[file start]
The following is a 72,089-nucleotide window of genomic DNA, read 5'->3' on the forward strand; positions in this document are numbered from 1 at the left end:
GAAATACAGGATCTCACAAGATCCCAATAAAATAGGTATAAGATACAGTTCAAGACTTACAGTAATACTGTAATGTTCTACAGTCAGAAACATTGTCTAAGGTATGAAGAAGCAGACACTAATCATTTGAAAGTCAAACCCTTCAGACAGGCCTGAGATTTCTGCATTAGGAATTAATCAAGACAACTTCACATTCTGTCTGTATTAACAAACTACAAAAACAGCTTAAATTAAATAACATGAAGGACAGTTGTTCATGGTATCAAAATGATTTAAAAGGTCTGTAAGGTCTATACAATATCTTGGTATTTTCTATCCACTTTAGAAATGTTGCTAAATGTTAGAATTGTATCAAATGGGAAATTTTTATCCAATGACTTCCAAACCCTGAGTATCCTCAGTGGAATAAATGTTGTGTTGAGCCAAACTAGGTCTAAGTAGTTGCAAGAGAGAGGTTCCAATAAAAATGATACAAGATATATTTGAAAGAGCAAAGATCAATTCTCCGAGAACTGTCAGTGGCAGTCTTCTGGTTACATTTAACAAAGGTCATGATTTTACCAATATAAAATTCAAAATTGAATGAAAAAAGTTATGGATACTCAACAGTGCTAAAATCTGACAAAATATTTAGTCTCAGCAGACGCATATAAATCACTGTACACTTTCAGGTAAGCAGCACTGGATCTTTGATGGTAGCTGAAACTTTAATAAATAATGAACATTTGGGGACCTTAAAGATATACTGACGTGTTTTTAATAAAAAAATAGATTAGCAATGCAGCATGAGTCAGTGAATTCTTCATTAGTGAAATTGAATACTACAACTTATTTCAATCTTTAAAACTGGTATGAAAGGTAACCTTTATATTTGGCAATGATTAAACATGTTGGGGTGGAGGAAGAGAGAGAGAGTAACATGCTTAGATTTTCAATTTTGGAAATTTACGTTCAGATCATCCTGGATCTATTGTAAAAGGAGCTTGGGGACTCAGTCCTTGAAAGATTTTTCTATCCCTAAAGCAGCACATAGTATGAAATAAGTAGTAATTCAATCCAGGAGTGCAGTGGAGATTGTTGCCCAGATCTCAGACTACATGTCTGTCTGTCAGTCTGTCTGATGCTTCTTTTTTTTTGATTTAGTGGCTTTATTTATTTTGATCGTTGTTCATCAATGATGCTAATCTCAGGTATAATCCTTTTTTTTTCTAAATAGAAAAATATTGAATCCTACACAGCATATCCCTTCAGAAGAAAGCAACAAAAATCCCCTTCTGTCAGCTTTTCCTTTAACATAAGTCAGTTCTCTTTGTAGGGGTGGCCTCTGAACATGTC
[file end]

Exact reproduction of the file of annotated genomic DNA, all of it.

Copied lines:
The following is a 72,089-nucleotide window of genomic DNA, read 5'->3' on the forward strand; positions in this document are numbered from 1 at the left end:
GAAATACAGGATCTCACAAGATCCCAATAAAATAGGTATAAGATACAGTTCAAGACTTACAGTAATACTGTAATGTTCTACAGTCAGAAACATTGTCTAAGGTATGAAGAAGCAGACACTAATCATTTGAAAGTCAAACCCTTCAGACAGGCCTGAGATTTCTGCATTAGGAATTAATCAAGACAACTTCACATTCTGTCTGTATTAACAAACTACAAAAACAGCTTAAATTAAATAACATGAAGGACAGTTGTTCATGGTATCAAAATGATTTAAAAGGTCTGTAAGGTCTATACAATATCTTGGTATTTTCTATCCACTTTAGAAATGTTGCTAAATGTTAGAATTGTATCAAATGGGAAATTTTTATCCAATGACTTCCAAACCCTGAGTATCCTCAGTGGAATAAATGTTGTGTTGAGCCAAACTAGGTCTAAGTAGTTGCAAGAGAGAGGTTCCAATAAAAATGATACAAGATATATTTGAAAGAGCAAAGATCAATTCTCCGAGAACTGTCAGTGGCAGTCTTCTGGTTACATTTAACAAAGGTCATGATTTTACCAATATAAAATTCAAAATTGAATGAAAAAAGTTATGGATACTCAACAGTGCTAAAATCTGACAAAATATTTAGTCTCAGCAGACGCATATAAATCACTGTACACTTTCAGGTAAGCAGCACTGGATCTTTGATGGTAGCTGAAACTTTAATAAATAATGAACATTTGGGGACCTTAAAGATATACTGACGTGTTTTTAATAAAAAAATAGATTAGCAATGCAGCATGAGTCAGTGAATTCTTCATTAGTGAAATTGAATACTACAACTTATTTCAATCTTTAAAACTGGTATGAAAGGTAACCTTTATATTTGGCAATGATTAAACATGTTGGGGTGGAGGAAGAGAGAGAGAGTAACATGCTTAGATTTTCAATTTTGGAAATTTACGTTCAGATCATCCTGGATCTATTGTAAAAGGAGCTTGGGGACTCAGTCCTTGAAAGATTTTTCTATCCCTAAAGCAGCACATAGTATGAAATAAGTAGTAATTCAATCCAGGAGTGCAGTGGAGATTGTTGCCCAGATCTCAGACTACATGTCTGTCTGTCAGTCTGTCTGATGCTTCTTTTTTTTTGATTTAGTGGCTTTATTTATTTTGATCGTTGTTCATCAATGATGCTAATCTCAGGTATAATCCTTTTTTTTTCTAAATAGAAAAATATTGAATCCTACACAGCATATCCCTTCAGAAGAAAGCAACAAAAATCCCCTTCTGTCAGCTTTTCCTTTAACATAAGTCAGTTCTCTTTGTAGGGGTGGCCTCTGAACATGTC